Abstract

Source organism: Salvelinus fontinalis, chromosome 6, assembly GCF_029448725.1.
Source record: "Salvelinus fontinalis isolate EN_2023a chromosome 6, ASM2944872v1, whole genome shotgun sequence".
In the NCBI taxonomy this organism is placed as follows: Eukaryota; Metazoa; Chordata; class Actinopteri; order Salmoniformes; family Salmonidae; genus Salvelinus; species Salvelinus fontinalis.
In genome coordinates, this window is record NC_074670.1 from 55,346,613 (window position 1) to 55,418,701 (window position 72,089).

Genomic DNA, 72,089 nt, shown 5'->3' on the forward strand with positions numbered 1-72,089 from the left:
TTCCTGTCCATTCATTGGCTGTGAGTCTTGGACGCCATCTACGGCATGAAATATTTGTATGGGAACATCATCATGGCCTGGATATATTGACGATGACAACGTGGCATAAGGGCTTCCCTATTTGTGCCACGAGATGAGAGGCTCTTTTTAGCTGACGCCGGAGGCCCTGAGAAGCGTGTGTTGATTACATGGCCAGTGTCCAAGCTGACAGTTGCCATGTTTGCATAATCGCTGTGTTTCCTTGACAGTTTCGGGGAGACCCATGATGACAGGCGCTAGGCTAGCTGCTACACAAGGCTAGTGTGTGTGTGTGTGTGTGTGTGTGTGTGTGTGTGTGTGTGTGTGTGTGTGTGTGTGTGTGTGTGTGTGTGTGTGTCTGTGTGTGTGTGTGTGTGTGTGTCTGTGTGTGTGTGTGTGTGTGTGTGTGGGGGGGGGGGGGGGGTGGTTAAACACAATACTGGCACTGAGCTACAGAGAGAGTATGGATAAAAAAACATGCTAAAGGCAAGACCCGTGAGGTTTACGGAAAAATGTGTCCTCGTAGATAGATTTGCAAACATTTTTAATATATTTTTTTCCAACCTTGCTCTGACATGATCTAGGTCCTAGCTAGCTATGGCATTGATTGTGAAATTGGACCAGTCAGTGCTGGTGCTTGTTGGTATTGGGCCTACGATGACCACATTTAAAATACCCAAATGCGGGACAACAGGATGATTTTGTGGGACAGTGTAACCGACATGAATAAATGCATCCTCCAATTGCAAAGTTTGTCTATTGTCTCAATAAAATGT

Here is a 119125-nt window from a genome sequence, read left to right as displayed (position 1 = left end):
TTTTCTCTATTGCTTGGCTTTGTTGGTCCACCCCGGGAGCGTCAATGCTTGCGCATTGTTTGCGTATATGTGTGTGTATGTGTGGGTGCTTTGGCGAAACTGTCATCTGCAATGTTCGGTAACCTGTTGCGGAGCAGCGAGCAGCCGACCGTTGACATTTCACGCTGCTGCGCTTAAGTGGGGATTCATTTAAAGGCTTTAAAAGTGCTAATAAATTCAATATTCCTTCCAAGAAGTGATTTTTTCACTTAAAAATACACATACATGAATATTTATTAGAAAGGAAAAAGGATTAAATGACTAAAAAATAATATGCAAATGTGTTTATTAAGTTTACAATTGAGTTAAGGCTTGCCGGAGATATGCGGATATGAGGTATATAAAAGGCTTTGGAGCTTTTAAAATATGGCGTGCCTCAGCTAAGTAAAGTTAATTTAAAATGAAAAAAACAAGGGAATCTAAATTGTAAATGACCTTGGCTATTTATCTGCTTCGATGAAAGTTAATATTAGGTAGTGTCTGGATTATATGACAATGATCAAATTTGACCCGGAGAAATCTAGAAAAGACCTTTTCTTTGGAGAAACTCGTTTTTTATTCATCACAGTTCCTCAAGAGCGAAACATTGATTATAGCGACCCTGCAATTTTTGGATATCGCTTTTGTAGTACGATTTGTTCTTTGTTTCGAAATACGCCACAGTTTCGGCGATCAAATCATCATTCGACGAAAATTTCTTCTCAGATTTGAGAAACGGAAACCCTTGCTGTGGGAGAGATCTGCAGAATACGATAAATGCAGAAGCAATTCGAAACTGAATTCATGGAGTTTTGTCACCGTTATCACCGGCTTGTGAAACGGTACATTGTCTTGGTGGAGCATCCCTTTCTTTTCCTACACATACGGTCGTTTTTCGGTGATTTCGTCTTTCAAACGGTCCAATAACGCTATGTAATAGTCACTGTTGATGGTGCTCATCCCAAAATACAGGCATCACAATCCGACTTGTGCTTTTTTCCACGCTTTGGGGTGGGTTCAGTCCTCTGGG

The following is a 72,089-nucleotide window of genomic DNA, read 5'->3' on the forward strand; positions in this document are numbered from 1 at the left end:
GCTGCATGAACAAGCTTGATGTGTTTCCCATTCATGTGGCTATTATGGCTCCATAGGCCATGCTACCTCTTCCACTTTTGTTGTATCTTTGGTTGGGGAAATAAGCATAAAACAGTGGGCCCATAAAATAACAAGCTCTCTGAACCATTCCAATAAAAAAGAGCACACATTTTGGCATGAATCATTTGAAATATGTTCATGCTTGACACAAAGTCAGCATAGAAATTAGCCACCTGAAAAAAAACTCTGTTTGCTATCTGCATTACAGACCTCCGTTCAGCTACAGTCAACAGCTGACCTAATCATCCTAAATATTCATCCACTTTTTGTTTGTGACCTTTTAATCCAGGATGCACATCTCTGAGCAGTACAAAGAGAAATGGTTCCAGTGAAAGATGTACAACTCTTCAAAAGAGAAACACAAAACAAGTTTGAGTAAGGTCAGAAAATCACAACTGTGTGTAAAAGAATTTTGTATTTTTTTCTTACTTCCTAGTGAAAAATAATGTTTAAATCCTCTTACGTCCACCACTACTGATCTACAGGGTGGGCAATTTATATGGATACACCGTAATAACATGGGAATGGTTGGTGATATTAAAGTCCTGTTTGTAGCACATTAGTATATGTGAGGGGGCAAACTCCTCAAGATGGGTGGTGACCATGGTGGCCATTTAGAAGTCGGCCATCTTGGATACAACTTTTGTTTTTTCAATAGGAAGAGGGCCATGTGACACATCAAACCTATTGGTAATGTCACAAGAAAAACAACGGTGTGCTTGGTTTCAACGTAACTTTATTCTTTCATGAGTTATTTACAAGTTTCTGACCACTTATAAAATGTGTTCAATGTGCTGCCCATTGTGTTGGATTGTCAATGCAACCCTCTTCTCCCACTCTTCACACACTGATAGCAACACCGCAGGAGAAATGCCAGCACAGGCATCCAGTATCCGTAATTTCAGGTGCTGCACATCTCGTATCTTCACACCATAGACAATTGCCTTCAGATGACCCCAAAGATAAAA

Normal rat bone marrow cells seeded into a plasma clot diffusion chamber culture developed into erythrocytic and granulocytic colonies in vivo. Chambers implanted into the peritoneal cavity of normal hosts showed erythrocytic colony numbers reaching an initial peak on day 2, declining on days 3--5, and increasing in a secondary growth phase on day 7. Day 2 colonies were evenly dispersed; day 7 colonies were grouped into discrete areas of bursts. Granulocytic colony numbers reached a peak on day 4 and gradually declined through day 7. Cells in various stages of differentiation could be detected in both colony types. Colony numbers were proportional to the number of marrow cells seeded into the chamber. Host animals treated with phenylhydrazine induced a marked increase in erythrocytic colony numbers and size and a decrease in granulocytic colony formation. Host animals treated with endotoxin suppressed erythrocytic colonies while increasing granulocytic colony size. This method may prove advantageous for the study of hematopoietic colony formation in a physiologic environment.

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